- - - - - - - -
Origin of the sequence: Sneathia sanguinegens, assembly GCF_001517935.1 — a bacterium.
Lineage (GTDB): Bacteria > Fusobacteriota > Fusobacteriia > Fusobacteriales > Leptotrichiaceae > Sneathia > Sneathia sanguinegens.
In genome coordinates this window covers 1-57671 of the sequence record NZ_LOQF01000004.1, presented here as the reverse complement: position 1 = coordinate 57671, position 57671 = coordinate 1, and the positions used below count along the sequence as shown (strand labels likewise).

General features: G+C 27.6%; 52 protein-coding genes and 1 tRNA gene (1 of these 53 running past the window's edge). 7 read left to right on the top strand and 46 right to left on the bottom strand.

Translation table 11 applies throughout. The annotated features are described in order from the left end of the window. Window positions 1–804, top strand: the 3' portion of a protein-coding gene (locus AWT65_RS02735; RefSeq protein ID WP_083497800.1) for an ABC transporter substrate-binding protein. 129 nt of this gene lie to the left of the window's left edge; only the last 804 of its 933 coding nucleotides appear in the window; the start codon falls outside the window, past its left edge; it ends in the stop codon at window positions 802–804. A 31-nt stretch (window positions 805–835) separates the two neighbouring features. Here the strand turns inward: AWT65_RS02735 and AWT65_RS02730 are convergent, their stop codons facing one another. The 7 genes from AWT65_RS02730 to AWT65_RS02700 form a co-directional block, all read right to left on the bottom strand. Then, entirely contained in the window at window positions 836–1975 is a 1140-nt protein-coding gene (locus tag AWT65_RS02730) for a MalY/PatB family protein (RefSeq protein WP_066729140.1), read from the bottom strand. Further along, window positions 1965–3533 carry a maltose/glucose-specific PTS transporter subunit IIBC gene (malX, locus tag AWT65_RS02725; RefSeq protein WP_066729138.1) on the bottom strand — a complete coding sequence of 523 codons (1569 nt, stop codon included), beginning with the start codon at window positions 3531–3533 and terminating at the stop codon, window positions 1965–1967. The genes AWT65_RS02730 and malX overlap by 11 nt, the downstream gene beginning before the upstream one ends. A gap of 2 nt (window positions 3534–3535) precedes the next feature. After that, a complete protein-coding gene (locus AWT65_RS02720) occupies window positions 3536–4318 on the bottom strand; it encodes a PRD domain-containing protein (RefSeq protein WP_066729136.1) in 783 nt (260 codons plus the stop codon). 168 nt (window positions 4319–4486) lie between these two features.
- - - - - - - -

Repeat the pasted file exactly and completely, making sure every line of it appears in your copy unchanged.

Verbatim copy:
Origin of the sequence: Sneathia sanguinegens, assembly GCF_001517935.1 — a bacterium.
Lineage (GTDB): Bacteria > Fusobacteriota > Fusobacteriia > Fusobacteriales > Leptotrichiaceae > Sneathia > Sneathia sanguinegens.
In genome coordinates this window covers 1-57671 of the sequence record NZ_LOQF01000004.1, presented here as the reverse complement: position 1 = coordinate 57671, position 57671 = coordinate 1, and the positions used below count along the sequence as shown (strand labels likewise).

General features: G+C 27.6%; 52 protein-coding genes and 1 tRNA gene (1 of these 53 running past the window's edge). 7 read left to right on the top strand and 46 right to left on the bottom strand.

Translation table 11 applies throughout. The annotated features are described in order from the left end of the window. Window positions 1–804, top strand: the 3' portion of a protein-coding gene (locus AWT65_RS02735; RefSeq protein ID WP_083497800.1) for an ABC transporter substrate-binding protein. 129 nt of this gene lie to the left of the window's left edge; only the last 804 of its 933 coding nucleotides appear in the window; the start codon falls outside the window, past its left edge; it ends in the stop codon at window positions 802–804. A 31-nt stretch (window positions 805–835) separates the two neighbouring features. Here the strand turns inward: AWT65_RS02735 and AWT65_RS02730 are convergent, their stop codons facing one another. The 7 genes from AWT65_RS02730 to AWT65_RS02700 form a co-directional block, all read right to left on the bottom strand. Then, entirely contained in the window at window positions 836–1975 is a 1140-nt protein-coding gene (locus tag AWT65_RS02730) for a MalY/PatB family protein (RefSeq protein WP_066729140.1), read from the bottom strand. Further along, window positions 1965–3533 carry a maltose/glucose-specific PTS transporter subunit IIBC gene (malX, locus tag AWT65_RS02725; RefSeq protein WP_066729138.1) on the bottom strand — a complete coding sequence of 523 codons (1569 nt, stop codon included), beginning with the start codon at window positions 3531–3533 and terminating at the stop codon, window positions 1965–1967. The genes AWT65_RS02730 and malX overlap by 11 nt, the downstream gene beginning before the upstream one ends. A gap of 2 nt (window positions 3534–3535) precedes the next feature. After that, a complete protein-coding gene (locus AWT65_RS02720) occupies window positions 3536–4318 on the bottom strand; it encodes a PRD domain-containing protein (RefSeq protein WP_066729136.1) in 783 nt (260 codons plus the stop codon). 168 nt (window positions 4319–4486) lie between these two features.